Blogmeister's note: RudyG has disappeared in the wilds of the Yucatan, perhaps seeking some Truth to shed light on Rudy's piece last week on the movie, Apocalypto that is set somewhere in the same latitude as Yucatan. In his absence La Bloga welcomes a guest columnist.
Last week, it was a pleasure to introduce the reminiscenses of a Spanish-language media pioneer of the modern era, Hugo Garcia. Here's Hugo's follow up on the early history of the LA Express, an interlude with Telly Savalas AKA "Kojak". Savalas carried el papel of the eponymous teevee show's detective.
Getting ethnic with Kojak
On my day off I took my girlfriend Mercedes (now my wife) to the Alexandria Hotel to check the renovations the LA Times had mentioned in a recent story.
The Alexandria Hotel at Spring and Fifth was a hot party spot for middle class Mexicanos in 1967. By the 70’s, it lost its magic.
At the lobby, we saw Telly Savalas aka Kojak walking towards us. His white dress shirt was tucked but unbuttoned, showing his hairy chest and panza.
I had always been a fan of Telly and was glad he was the star of the Kojak TV series. Fueled by the vodka, I introduced myself as a reporter and asked him for an interview about his ethnicity. Someone from his posse muttered. “No, he’s working now.”
He brushed off his aide, told us to meet him in his trailer in 30 minutes.
I called Entertainment Editor Mari Carmen, she said “great” and hung up. Twenty minutes went by. I called her again, sensing my impatience; she retorted, “I don’t even know who this senor is.“
I ran to my car four blocks away and got a tape recorder.
Telly motioned us to get comfortable for it was not a big trailer. One of his people motioned me to shut off the tape recorder but Telly said he had no problem with it.
The ethnicity angle had interested him and he was flattered I could remember most of the parts he had played in. “Oh you saw that one?” was his surprised response when I told him I had enjoyed his suave villain in a 1966 Kraft Theater TV drama.
I asked him if because of his Greek ethnicity he had only been offered to play villains, just like us Mexicans. He grinned and said because Anglos were lazy and had trouble pronouncing his full name Aristoteles; he became “Telly”and now he was “Kojak.” Speaking of racism and stereotypes, he agreed the British were also quite adept.
I didn’t ask him about immigration but did ask him about his opinion on gun control, which was another hot topic at the time. “I support it,” was his unequivocal answer.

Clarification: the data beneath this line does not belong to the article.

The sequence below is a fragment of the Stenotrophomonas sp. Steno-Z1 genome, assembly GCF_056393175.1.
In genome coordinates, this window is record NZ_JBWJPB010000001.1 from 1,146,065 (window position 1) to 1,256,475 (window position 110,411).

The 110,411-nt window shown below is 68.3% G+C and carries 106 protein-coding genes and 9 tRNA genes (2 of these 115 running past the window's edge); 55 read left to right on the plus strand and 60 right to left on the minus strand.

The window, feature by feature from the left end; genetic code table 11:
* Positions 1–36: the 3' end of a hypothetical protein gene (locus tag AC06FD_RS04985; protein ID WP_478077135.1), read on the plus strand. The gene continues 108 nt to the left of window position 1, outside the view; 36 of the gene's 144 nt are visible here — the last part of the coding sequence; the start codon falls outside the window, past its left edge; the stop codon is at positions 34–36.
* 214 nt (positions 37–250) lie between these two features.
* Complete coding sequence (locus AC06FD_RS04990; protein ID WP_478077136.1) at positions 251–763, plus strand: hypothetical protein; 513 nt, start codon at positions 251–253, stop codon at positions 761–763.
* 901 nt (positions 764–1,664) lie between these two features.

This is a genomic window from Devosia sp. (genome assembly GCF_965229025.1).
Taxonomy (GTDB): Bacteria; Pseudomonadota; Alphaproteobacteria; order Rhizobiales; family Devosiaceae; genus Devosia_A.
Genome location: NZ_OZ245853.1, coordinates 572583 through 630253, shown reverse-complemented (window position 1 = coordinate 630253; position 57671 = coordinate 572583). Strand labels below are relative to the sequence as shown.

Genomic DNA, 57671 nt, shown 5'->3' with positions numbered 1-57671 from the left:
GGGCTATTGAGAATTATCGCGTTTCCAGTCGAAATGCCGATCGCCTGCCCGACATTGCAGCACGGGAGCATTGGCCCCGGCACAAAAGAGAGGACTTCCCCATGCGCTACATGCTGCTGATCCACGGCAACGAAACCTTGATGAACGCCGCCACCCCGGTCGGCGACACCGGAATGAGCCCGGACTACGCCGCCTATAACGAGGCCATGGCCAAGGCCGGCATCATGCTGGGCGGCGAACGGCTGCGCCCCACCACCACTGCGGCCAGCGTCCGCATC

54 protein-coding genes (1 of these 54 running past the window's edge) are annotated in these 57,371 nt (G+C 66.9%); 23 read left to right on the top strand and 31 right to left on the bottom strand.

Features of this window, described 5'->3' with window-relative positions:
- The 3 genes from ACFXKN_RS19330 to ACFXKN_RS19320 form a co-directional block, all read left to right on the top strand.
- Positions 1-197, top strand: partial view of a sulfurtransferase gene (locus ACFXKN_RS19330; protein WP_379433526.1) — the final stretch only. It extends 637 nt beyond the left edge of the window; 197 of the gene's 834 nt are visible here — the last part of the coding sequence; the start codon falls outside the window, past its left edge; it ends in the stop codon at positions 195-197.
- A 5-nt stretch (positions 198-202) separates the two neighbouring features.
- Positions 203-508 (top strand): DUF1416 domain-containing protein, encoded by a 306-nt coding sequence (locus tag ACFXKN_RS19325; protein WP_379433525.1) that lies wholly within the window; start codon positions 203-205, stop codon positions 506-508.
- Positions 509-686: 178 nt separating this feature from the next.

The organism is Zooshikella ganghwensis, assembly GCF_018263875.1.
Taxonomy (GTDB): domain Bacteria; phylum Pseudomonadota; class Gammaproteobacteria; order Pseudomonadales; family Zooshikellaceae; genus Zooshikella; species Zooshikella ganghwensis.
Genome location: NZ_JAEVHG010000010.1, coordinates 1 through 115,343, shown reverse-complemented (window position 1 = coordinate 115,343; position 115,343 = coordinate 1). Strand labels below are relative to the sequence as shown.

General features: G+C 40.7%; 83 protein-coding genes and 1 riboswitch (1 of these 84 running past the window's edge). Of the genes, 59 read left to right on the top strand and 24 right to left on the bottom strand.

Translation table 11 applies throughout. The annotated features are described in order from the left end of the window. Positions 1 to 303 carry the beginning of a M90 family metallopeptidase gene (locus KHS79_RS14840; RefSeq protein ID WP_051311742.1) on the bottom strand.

He said he employed his brother and some childhood friends to keep him from getting a fat head. The men behind him smiled and said they had no problem deflating his balloon.
When we were saying goodbye, Rafael Rosales and one of Fico’s brothers showed up to take a photo.
Rosales asked me who Telly was and I said he was a big movie star. He then handed the camera to Fico’s brother and joined us in the photo.
Next day Paul suggested talking to Ray Herbeck who received the use of an office for his public relations services.
Ray brushed off the ethnic angle but his face lit up when I told him about Telly’ssupport for gun control.
The next day the LA Times in its newsmaker section credited the LA Express for quoting “Kojak’s support for gun control.
Ray had been trying for weeks to get the Express noticed by the English language media.
Our publisher, el Licenciado Galvan would be pleased.
The following day a reporter for a British daily called from the East Coast. He had read the Times brief and wanted more material for his own story. He said “Kojak” was the top TV program in England and the fans couldn’t get enough of Telly.
I was tempted to tell him what Telly had said about British racism. I could have proved it because I had it on tape but sensed this would be beneath a journalist, even as aspiring one like myself.
I watched KNXT TV movie critic David Sheehan that night and he looked and sounded upset. Telly Savalas for gun control? What a laugh he spat since Kojak was in his opinion one of the most violent TV shows being aired and he went on and on showing examples of its violence.
Did my little story steal the thunder from his expose? Did Telly or his people know about Sheens upcoming expose and used me to blunt it? Sounds very farfetched but I later learned everything is possible in Hollywood.
Nevertheless, the story had put the LA Express on the map and I had enjoyed my five seconds of fame.
hugo cesar garcia
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